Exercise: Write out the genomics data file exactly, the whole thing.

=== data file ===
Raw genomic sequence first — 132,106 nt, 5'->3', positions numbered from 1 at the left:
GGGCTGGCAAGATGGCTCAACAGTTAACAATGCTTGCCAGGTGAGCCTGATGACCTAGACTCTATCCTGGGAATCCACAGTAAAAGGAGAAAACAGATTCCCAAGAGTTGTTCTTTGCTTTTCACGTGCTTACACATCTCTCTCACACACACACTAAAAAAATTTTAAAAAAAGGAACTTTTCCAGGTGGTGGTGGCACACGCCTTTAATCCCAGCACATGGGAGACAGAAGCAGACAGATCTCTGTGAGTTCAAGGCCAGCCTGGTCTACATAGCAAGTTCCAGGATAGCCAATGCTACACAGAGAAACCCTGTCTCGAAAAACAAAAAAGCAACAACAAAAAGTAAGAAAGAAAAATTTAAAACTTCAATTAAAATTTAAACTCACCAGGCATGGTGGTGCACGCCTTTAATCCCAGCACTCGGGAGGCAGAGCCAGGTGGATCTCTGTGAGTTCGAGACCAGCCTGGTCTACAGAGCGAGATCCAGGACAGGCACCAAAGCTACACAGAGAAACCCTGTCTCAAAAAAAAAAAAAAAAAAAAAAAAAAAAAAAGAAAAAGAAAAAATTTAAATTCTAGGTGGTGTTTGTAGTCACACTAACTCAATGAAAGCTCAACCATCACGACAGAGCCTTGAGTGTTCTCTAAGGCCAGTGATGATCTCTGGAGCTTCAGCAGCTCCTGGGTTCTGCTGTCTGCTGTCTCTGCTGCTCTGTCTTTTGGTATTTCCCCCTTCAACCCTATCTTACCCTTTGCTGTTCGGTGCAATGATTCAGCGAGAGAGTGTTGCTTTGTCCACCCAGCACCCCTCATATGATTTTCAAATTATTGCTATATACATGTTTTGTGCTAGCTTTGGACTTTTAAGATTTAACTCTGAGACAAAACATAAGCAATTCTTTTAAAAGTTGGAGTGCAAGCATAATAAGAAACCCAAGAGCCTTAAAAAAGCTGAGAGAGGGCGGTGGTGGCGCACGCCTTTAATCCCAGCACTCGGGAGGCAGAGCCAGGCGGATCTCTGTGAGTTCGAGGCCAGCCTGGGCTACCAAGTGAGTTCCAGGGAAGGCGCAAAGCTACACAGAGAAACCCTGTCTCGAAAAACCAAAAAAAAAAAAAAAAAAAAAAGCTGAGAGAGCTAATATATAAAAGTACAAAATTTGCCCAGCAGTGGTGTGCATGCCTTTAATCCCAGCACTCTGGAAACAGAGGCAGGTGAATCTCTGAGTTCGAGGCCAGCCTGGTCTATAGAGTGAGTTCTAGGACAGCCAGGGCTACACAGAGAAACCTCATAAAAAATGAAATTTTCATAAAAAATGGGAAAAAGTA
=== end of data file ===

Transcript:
Raw genomic sequence first — 132,106 nt, 5'->3', positions numbered from 1 at the left:
GGGCTGGCAAGATGGCTCAACAGTTAACAATGCTTGCCAGGTGAGCCTGATGACCTAGACTCTATCCTGGGAATCCACAGTAAAAGGAGAAAACAGATTCCCAAGAGTTGTTCTTTGCTTTTCACGTGCTTACACATCTCTCTCACACACACACTAAAAAAATTTTAAAAAAAGGAACTTTTCCAGGTGGTGGTGGCACACGCCTTTAATCCCAGCACATGGGAGACAGAAGCAGACAGATCTCTGTGAGTTCAAGGCCAGCCTGGTCTACATAGCAAGTTCCAGGATAGCCAATGCTACACAGAGAAACCCTGTCTCGAAAAACAAAAAAGCAACAACAAAAAGTAAGAAAGAAAAATTTAAAACTTCAATTAAAATTTAAACTCACCAGGCATGGTGGTGCACGCCTTTAATCCCAGCACTCGGGAGGCAGAGCCAGGTGGATCTCTGTGAGTTCGAGACCAGCCTGGTCTACAGAGCGAGATCCAGGACAGGCACCAAAGCTACACAGAGAAACCCTGTCTCAAAAAAAAAAAAAAAAAAAAAAAAAAAAAAAGAAAAAGAAAAAATTTAAATTCTAGGTGGTGTTTGTAGTCACACTAACTCAATGAAAGCTCAACCATCACGACAGAGCCTTGAGTGTTCTCTAAGGCCAGTGATGATCTCTGGAGCTTCAGCAGCTCCTGGGTTCTGCTGTCTGCTGTCTCTGCTGCTCTGTCTTTTGGTATTTCCCCCTTCAACCCTATCTTACCCTTTGCTGTTCGGTGCAATGATTCAGCGAGAGAGTGTTGCTTTGTCCACCCAGCACCCCTCATATGATTTTCAAATTATTGCTATATACATGTTTTGTGCTAGCTTTGGACTTTTAAGATTTAACTCTGAGACAAAACATAAGCAATTCTTTTAAAAGTTGGAGTGCAAGCATAATAAGAAACCCAAGAGCCTTAAAAAAGCTGAGAGAGGGCGGTGGTGGCGCACGCCTTTAATCCCAGCACTCGGGAGGCAGAGCCAGGCGGATCTCTGTGAGTTCGAGGCCAGCCTGGGCTACCAAGTGAGTTCCAGGGAAGGCGCAAAGCTACACAGAGAAACCCTGTCTCGAAAAACCAAAAAAAAAAAAAAAAAAAAAAGCTGAGAGAGCTAATATATAAAAGTACAAAATTTGCCCAGCAGTGGTGTGCATGCCTTTAATCCCAGCACTCTGGAAACAGAGGCAGGTGAATCTCTGAGTTCGAGGCCAGCCTGGTCTATAGAGTGAGTTCTAGGACAGCCAGGGCTACACAGAGAAACCTCATAAAAAATGAAATTTTCATAAAAAATGGGAAAAAGTA